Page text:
The following is a short extract from our book, Designing UX: Forms, written by Jessica Enders. It’s the ultimate guide to form design, a key part of effective UX design. SitePoint Premium members get access with their membership, or you can buy a copy in stores worldwide.
You and a friend are each driving to a restaurant for dinner. Both of your routes go down a highway with two lanes. The highways are the same length. On your route, all the slow cars are doing the right thing and sticking to one lane, so you can whizz past in the other. On your friend’s route, the slow cars are scattered across both lanes of the highway, so she has to weave in and out. Which one of you will get to the restaurant first?
Vertical Path to Completion
A straight, unobstructed route is fastest for driving, and also for form filling. So your next step is to vertically line up all your form fields, as well as the main button on the page (called the primary action button):
Answer fields and the primary action button are vertically aligned” width=”998″ height=”1000″ class=”aligncenter size-full wp-image-160935″ />
Now you’ve created a straight, unobstructed, vertical path to completion. Not only have you made it faster for your form to be filled out, it looks neater and simpler too. (We’ll talk about the distance between some fields and their labels shortly.)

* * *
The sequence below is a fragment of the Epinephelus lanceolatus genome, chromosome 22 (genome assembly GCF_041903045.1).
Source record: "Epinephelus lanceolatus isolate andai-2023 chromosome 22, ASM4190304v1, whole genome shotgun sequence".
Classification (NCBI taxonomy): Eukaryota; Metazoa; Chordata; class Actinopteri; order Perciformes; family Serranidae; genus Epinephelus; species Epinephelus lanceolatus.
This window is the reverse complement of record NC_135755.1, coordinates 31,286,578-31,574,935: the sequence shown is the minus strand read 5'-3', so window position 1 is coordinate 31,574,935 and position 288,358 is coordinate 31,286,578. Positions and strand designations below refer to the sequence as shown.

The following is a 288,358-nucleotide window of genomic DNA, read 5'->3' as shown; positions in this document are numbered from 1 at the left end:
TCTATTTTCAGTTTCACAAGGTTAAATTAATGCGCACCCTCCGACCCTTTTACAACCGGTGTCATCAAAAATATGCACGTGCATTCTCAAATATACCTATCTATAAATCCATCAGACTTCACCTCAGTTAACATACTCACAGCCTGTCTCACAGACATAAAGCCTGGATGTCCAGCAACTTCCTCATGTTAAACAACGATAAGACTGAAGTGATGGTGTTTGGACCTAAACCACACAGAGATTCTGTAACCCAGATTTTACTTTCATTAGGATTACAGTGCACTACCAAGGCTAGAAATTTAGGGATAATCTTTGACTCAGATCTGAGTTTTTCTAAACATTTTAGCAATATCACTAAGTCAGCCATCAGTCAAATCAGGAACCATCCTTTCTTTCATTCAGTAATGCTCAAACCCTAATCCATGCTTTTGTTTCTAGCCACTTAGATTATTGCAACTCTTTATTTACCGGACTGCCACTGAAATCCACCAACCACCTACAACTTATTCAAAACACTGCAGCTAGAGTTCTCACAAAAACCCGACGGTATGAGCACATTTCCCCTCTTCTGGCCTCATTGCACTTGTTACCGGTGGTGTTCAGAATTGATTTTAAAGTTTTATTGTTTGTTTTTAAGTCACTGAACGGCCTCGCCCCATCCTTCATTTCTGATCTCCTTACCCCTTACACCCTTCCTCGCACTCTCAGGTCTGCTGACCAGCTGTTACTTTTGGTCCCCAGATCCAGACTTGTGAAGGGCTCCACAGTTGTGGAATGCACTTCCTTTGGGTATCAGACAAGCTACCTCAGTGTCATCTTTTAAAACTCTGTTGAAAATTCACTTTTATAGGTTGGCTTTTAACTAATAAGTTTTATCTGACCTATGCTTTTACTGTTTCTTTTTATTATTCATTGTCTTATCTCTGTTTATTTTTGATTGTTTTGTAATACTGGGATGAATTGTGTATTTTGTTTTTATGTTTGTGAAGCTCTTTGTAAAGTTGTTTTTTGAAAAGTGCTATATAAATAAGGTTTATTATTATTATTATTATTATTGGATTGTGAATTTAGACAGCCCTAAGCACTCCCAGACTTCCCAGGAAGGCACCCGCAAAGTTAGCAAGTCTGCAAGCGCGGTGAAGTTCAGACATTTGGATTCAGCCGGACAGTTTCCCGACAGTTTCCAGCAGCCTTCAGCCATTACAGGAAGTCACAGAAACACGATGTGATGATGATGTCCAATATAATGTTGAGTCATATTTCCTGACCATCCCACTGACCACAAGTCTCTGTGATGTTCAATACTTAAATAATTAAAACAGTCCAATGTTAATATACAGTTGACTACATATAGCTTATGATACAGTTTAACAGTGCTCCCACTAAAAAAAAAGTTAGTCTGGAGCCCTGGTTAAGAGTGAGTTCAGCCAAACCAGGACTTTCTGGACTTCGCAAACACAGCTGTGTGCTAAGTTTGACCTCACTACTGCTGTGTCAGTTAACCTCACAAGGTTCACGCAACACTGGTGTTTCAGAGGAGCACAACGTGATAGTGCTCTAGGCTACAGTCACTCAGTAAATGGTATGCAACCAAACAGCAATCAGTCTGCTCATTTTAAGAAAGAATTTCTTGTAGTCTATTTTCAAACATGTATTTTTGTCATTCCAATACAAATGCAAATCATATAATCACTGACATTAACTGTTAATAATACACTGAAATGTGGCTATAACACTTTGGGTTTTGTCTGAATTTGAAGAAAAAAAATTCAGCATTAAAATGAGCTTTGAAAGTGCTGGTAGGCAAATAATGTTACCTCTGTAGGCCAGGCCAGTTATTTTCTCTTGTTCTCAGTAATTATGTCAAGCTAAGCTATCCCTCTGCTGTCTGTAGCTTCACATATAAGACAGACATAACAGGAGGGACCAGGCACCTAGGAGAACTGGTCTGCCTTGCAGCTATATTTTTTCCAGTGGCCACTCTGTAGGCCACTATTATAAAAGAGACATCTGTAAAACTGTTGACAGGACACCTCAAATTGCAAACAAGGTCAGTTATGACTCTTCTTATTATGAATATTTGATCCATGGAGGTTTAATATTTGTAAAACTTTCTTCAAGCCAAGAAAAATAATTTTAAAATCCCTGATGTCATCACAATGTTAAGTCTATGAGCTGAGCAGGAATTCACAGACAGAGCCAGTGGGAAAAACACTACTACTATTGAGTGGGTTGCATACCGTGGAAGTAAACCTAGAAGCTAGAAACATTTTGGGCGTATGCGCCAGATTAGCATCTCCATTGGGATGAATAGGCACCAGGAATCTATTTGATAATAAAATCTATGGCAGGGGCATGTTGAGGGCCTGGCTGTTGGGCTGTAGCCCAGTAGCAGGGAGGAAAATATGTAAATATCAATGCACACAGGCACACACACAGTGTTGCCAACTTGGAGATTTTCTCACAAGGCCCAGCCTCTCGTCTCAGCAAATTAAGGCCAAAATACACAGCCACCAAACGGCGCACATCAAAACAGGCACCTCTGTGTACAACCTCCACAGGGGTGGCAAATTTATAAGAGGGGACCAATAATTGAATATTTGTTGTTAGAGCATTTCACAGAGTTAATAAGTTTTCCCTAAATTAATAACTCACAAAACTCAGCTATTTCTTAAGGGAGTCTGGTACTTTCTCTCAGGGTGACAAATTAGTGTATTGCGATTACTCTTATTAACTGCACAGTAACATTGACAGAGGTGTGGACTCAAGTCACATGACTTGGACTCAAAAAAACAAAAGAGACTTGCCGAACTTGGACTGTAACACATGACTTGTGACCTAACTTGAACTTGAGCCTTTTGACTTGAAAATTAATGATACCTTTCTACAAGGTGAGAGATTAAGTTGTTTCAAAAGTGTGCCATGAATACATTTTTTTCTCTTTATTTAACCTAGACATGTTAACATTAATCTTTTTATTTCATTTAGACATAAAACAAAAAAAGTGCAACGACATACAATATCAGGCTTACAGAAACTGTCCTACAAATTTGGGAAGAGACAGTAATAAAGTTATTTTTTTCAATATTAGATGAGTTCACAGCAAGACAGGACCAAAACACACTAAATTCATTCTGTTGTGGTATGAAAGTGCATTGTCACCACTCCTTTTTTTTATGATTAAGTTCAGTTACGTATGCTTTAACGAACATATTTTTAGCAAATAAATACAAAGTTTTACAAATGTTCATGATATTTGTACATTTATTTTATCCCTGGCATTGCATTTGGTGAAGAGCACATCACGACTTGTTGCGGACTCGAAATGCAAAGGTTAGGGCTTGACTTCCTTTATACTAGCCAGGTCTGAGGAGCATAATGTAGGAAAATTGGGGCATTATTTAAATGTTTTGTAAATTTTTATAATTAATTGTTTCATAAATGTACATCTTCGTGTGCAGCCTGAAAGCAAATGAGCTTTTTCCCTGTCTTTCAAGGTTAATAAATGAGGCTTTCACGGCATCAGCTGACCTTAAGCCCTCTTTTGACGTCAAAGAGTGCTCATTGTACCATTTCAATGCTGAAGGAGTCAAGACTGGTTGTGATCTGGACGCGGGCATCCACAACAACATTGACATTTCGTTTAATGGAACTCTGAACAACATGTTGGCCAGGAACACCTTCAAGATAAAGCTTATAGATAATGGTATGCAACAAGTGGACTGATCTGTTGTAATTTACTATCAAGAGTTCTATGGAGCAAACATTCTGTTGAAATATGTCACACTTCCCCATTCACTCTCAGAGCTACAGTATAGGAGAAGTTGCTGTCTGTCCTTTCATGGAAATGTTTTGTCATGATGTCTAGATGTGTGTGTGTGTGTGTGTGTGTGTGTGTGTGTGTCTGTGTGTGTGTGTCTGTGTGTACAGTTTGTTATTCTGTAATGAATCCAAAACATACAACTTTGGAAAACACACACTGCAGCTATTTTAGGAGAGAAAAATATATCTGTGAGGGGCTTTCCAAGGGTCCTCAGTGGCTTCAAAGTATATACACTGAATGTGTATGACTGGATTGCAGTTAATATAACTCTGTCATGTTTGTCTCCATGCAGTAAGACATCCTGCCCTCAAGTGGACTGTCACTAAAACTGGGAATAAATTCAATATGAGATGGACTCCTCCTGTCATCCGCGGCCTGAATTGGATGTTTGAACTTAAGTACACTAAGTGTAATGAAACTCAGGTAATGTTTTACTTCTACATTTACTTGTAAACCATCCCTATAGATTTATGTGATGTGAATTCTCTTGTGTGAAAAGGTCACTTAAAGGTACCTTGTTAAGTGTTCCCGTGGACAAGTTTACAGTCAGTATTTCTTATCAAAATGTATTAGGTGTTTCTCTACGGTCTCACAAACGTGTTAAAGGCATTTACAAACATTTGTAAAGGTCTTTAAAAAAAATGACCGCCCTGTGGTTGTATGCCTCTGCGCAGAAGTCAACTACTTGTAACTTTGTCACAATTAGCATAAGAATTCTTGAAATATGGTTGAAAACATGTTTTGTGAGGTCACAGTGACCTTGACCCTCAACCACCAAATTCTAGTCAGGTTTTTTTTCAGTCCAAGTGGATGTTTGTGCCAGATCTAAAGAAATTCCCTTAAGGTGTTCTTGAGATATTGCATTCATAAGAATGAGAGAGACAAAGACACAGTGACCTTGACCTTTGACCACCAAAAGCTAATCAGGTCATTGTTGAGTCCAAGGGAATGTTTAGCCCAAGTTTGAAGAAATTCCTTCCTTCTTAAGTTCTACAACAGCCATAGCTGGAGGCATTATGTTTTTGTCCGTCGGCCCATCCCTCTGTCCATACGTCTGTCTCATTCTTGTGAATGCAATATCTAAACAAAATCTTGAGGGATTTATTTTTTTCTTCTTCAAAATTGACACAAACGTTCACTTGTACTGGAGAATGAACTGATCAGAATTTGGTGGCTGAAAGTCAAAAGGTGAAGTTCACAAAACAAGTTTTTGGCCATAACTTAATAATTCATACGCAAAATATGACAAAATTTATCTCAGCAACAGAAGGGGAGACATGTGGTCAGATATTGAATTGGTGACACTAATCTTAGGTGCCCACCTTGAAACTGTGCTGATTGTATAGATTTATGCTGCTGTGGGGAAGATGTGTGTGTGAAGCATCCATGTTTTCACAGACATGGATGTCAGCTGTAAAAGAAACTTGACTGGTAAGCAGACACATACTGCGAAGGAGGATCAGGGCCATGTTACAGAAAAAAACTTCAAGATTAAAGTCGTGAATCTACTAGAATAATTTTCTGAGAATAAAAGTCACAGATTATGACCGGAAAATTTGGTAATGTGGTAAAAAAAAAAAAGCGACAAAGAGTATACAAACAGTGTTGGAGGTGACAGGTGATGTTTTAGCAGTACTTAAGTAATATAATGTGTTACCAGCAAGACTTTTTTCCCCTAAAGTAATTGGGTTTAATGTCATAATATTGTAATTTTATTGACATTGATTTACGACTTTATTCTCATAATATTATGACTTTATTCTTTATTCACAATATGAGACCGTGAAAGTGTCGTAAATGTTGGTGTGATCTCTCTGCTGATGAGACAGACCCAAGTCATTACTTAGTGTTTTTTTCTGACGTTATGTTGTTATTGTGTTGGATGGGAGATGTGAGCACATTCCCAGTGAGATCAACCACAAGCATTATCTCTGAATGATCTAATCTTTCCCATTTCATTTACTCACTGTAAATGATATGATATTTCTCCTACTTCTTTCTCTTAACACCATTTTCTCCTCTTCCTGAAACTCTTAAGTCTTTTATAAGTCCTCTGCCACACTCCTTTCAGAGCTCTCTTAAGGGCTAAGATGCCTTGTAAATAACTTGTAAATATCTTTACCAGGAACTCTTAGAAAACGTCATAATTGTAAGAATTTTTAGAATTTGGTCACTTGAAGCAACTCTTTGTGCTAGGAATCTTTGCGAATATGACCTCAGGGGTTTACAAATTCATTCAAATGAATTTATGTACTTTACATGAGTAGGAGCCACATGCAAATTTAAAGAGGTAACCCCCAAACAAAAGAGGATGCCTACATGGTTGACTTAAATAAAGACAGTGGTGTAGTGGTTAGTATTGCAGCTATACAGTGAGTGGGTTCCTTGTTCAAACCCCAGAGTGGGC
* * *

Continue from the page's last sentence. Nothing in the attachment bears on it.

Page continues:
Don’t Put Questions Beside Each Other
Because a vertical path to completion makes a form longer, you may be tempted to squeeze some questions next to each other:
This is a bad idea, for the following reasons:
- It interrupts the smooth flow through the form (like a broken down car in your fast lane).
- Users will often not see the question on the right-hand side, because it’s outside the focus of their vision (this is only about nine characters wide).
- It prevents the form from working seamlessly on both large and small screens. (More on this shortly.)
Also, as you may recall from Chapter 3, for users it’s the perceived length of the form, not the actual length, that matters. The vertical path to completion makes form filling not only objectively faster, but it makes it feel fast.
Aligning Answer Fields
One way you can sometimes save space, however, is with answer fields. Look at the answer fields for the marketing consent question:
Whenever the answer fields are small, we can put them horizontally. (For this purpose we define “small” as three or fewer options, all with short labels.) The form will still work for touch, and on small screens. Marketing consent is just such a question:
In fact, date of birth is also a question with small answer fields. You may not have realized we’ve already put them on one line:
But remember: you can only put answer fields beside each other if they’re small. Otherwise, the design won’t work in some cases. Social networking, for instance, has quite a large number of answer options. If we try to put them horizontally, they’ll go off the edge—especially on mobile—and invoke the dreaded horizontal scrollbar:
Assuming we can’t build a custom widget, it’s better to leave these as a single vertical list:
There’s a problem with the mobile view of our form, which you may have noticed from some of the illustrations above. On a small screen, when the focus is in a text box, the corresponding label isn’t visible, just like this example:
Continue reading %Designing Form Layout: Alignment%